After a free lunch at HES, the group were taken to Wester Hailes, where they were given an introduction to the archive of the community newspaper the Sentinel by Caroline Richards of Prospect Housing. The Sentinel ran in the 1980s and 1990s, at the time when Wester Hailes' high rise housing was being heavily criticised for its poor living conditions, and the archive of the paper is now held at Prospect Housing's Wester Hailes offices. After Caroline had presented the archive and given a talk, the group were taken on a social history walk of Wester Hailes by resident and co-founder of the 'Our Place in Time' local history initaitve, Eoghan Howard.
Cumbernauld exhibition and social history walks, 24th September 2016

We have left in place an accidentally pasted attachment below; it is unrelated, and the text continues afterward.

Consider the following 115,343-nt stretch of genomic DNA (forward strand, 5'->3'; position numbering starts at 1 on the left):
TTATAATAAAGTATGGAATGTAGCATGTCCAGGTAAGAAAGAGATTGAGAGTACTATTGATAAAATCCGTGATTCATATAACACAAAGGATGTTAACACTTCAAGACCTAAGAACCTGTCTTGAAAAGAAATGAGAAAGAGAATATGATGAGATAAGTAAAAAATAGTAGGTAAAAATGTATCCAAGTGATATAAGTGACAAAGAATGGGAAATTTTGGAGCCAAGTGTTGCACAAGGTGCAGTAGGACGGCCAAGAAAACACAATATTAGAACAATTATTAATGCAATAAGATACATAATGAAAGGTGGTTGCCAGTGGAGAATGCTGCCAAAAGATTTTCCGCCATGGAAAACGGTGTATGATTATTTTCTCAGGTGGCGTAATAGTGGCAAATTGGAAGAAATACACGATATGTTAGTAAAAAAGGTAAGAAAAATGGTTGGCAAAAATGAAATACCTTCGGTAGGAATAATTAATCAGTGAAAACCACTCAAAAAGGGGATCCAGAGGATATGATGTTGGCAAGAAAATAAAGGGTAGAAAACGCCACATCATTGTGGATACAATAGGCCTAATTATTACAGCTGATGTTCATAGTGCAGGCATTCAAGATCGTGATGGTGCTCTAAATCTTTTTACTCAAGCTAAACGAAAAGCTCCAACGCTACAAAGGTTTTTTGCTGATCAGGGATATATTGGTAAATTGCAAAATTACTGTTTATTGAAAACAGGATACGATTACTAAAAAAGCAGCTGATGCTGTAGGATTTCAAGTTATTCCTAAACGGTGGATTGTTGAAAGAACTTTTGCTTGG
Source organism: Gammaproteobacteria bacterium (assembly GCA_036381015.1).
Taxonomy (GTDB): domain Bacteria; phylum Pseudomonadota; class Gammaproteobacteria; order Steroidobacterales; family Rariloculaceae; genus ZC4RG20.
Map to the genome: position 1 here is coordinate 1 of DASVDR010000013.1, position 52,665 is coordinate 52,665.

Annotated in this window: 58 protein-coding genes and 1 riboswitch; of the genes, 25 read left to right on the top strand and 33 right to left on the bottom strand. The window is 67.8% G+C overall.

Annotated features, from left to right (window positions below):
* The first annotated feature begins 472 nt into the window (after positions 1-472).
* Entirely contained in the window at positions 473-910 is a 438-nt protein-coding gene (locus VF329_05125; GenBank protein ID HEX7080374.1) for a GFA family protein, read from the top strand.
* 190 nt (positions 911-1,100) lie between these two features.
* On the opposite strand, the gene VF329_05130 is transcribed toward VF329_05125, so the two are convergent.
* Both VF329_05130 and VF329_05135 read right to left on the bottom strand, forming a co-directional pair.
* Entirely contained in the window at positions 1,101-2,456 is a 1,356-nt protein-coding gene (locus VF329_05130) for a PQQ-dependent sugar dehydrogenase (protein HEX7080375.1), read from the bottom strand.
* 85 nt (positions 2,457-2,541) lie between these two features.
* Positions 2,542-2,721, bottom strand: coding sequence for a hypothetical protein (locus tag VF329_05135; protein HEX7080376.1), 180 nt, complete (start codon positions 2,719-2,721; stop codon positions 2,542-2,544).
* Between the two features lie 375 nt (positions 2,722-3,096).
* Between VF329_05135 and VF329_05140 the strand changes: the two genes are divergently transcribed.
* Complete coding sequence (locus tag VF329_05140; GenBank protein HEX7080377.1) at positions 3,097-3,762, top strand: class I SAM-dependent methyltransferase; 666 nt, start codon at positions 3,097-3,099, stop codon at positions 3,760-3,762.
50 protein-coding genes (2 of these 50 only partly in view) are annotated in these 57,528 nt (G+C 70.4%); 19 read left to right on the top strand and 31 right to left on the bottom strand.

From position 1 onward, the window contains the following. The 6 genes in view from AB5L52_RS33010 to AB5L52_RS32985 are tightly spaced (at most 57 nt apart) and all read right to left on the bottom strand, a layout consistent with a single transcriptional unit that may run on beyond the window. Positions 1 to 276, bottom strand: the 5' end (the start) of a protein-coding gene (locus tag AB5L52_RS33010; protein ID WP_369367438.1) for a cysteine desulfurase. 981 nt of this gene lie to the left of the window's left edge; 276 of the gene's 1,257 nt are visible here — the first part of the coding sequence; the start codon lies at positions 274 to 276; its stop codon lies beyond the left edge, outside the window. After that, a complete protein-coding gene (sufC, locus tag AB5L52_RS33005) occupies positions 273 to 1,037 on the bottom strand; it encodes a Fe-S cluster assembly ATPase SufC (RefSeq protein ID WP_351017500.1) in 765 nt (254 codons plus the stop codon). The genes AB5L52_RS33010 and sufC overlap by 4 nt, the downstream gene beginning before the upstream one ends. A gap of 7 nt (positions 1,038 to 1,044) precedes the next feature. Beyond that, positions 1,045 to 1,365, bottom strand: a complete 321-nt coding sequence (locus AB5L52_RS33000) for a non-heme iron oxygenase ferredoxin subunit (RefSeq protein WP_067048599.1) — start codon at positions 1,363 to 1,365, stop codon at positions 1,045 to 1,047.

Multi-storey housing in Cumbernauld has long defined its skyline. Indeed, tower blocks were originally planned by the Cumbernauld Development Corporation as visual markers, to add to the 'Italian hill town' aesthetic which they had intended. 2016 saw the evacuation and demolition of several of these blocks, with 2017 promising the disappearance of the town's remaining high rise housing. On the 24th September 2016, Tower Block UK ran an exhibition to commemorate the disappearance of the tower blocks such as Stuart House, and to remember Cumbernauld's place in the history of postwar architecture more generally. The exhibiton was held in the newly-opened Cumbernauld Community Enterprise Centre, and drew 133 visitors over the course of one afternoon (despite typically Cumbernauldian weather conditions!). As well as 12 specially designed and written exhibition boards, the Scotland's Urban Past team were also collecting and scanning in local people's photos of the town, to add them to Canmore, Historic Environment Scotland's official record of the built environment. This resulted in residents sharing stories, memories and photos, both with the team and with each other.